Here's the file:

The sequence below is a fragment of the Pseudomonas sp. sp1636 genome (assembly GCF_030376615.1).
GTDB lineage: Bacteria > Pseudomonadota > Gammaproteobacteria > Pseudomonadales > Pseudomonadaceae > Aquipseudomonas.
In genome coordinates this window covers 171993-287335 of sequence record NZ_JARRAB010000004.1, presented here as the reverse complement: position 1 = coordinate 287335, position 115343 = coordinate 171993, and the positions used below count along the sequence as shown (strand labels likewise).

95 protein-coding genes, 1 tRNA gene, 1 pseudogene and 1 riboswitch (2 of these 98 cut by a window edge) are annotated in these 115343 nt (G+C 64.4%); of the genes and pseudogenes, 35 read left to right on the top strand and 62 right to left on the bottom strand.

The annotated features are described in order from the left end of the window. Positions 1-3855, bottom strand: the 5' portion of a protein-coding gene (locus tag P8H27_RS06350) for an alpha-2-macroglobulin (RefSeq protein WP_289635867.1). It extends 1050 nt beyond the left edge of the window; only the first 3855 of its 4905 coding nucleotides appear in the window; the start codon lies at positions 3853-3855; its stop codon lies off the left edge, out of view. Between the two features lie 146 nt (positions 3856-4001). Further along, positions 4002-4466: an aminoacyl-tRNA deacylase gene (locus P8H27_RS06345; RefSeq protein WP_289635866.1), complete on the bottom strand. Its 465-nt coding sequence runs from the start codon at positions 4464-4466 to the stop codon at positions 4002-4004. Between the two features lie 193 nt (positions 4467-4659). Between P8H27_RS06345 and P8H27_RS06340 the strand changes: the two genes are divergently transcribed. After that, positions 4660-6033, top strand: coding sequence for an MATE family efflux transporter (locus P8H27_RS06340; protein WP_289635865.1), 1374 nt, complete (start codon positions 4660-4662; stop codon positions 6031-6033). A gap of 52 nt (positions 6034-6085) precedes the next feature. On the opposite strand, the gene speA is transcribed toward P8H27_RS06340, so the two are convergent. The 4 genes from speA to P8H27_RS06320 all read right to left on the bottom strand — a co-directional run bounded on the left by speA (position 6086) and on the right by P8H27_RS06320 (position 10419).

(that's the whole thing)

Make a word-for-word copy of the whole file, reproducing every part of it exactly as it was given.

The sequence below is a fragment of the Pseudomonas sp. sp1636 genome (assembly GCF_030376615.1).
GTDB lineage: Bacteria > Pseudomonadota > Gammaproteobacteria > Pseudomonadales > Pseudomonadaceae > Aquipseudomonas.
In genome coordinates this window covers 171993-287335 of sequence record NZ_JARRAB010000004.1, presented here as the reverse complement: position 1 = coordinate 287335, position 115343 = coordinate 171993, and the positions used below count along the sequence as shown (strand labels likewise).

95 protein-coding genes, 1 tRNA gene, 1 pseudogene and 1 riboswitch (2 of these 98 cut by a window edge) are annotated in these 115343 nt (G+C 64.4%); of the genes and pseudogenes, 35 read left to right on the top strand and 62 right to left on the bottom strand.

The annotated features are described in order from the left end of the window. Positions 1-3855, bottom strand: the 5' portion of a protein-coding gene (locus tag P8H27_RS06350) for an alpha-2-macroglobulin (RefSeq protein WP_289635867.1). It extends 1050 nt beyond the left edge of the window; only the first 3855 of its 4905 coding nucleotides appear in the window; the start codon lies at positions 3853-3855; its stop codon lies off the left edge, out of view. Between the two features lie 146 nt (positions 3856-4001). Further along, positions 4002-4466: an aminoacyl-tRNA deacylase gene (locus P8H27_RS06345; RefSeq protein WP_289635866.1), complete on the bottom strand. Its 465-nt coding sequence runs from the start codon at positions 4464-4466 to the stop codon at positions 4002-4004. Between the two features lie 193 nt (positions 4467-4659). Between P8H27_RS06345 and P8H27_RS06340 the strand changes: the two genes are divergently transcribed. After that, positions 4660-6033, top strand: coding sequence for an MATE family efflux transporter (locus P8H27_RS06340; protein WP_289635865.1), 1374 nt, complete (start codon positions 4660-4662; stop codon positions 6031-6033). A gap of 52 nt (positions 6034-6085) precedes the next feature. On the opposite strand, the gene speA is transcribed toward P8H27_RS06340, so the two are convergent. The 4 genes from speA to P8H27_RS06320 all read right to left on the bottom strand — a co-directional run bounded on the left by speA (position 6086) and on the right by P8H27_RS06320 (position 10419).